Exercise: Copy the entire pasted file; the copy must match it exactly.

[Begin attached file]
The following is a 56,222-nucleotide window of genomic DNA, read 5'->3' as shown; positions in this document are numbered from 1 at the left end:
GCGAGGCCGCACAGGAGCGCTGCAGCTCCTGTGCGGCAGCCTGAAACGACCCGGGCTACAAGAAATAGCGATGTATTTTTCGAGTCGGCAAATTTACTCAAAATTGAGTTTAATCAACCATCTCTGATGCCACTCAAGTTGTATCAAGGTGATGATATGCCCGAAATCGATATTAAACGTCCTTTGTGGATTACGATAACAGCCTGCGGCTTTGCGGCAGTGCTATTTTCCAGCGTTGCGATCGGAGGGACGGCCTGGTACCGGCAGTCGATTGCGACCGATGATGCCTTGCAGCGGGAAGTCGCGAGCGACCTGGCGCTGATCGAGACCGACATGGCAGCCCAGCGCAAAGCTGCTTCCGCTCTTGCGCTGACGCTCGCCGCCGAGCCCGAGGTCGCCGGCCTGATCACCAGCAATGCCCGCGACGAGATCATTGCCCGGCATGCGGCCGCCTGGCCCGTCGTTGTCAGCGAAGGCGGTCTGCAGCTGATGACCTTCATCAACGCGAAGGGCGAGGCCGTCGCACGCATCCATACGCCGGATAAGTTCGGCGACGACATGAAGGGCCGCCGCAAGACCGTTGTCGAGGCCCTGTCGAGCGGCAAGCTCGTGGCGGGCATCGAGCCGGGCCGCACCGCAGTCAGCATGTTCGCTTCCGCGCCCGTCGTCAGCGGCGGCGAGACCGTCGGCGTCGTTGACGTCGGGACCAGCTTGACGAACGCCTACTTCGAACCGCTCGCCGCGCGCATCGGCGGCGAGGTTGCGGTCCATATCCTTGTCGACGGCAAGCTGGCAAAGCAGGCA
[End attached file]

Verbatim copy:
The following is a 56,222-nucleotide window of genomic DNA, read 5'->3' as shown; positions in this document are numbered from 1 at the left end:
GCGAGGCCGCACAGGAGCGCTGCAGCTCCTGTGCGGCAGCCTGAAACGACCCGGGCTACAAGAAATAGCGATGTATTTTTCGAGTCGGCAAATTTACTCAAAATTGAGTTTAATCAACCATCTCTGATGCCACTCAAGTTGTATCAAGGTGATGATATGCCCGAAATCGATATTAAACGTCCTTTGTGGATTACGATAACAGCCTGCGGCTTTGCGGCAGTGCTATTTTCCAGCGTTGCGATCGGAGGGACGGCCTGGTACCGGCAGTCGATTGCGACCGATGATGCCTTGCAGCGGGAAGTCGCGAGCGACCTGGCGCTGATCGAGACCGACATGGCAGCCCAGCGCAAAGCTGCTTCCGCTCTTGCGCTGACGCTCGCCGCCGAGCCCGAGGTCGCCGGCCTGATCACCAGCAATGCCCGCGACGAGATCATTGCCCGGCATGCGGCCGCCTGGCCCGTCGTTGTCAGCGAAGGCGGTCTGCAGCTGATGACCTTCATCAACGCGAAGGGCGAGGCCGTCGCACGCATCCATACGCCGGATAAGTTCGGCGACGACATGAAGGGCCGCCGCAAGACCGTTGTCGAGGCCCTGTCGAGCGGCAAGCTCGTGGCGGGCATCGAGCCGGGCCGCACCGCAGTCAGCATGTTCGCTTCCGCGCCCGTCGTCAGCGGCGGCGAGACCGTCGGCGTCGTTGACGTCGGGACCAGCTTGACGAACGCCTACTTCGAACCGCTCGCCGCGCGCATCGGCGGCGAGGTTGCGGTCCATATCCTTGTCGACGGCAAGCTGGCAAAGCAGGCA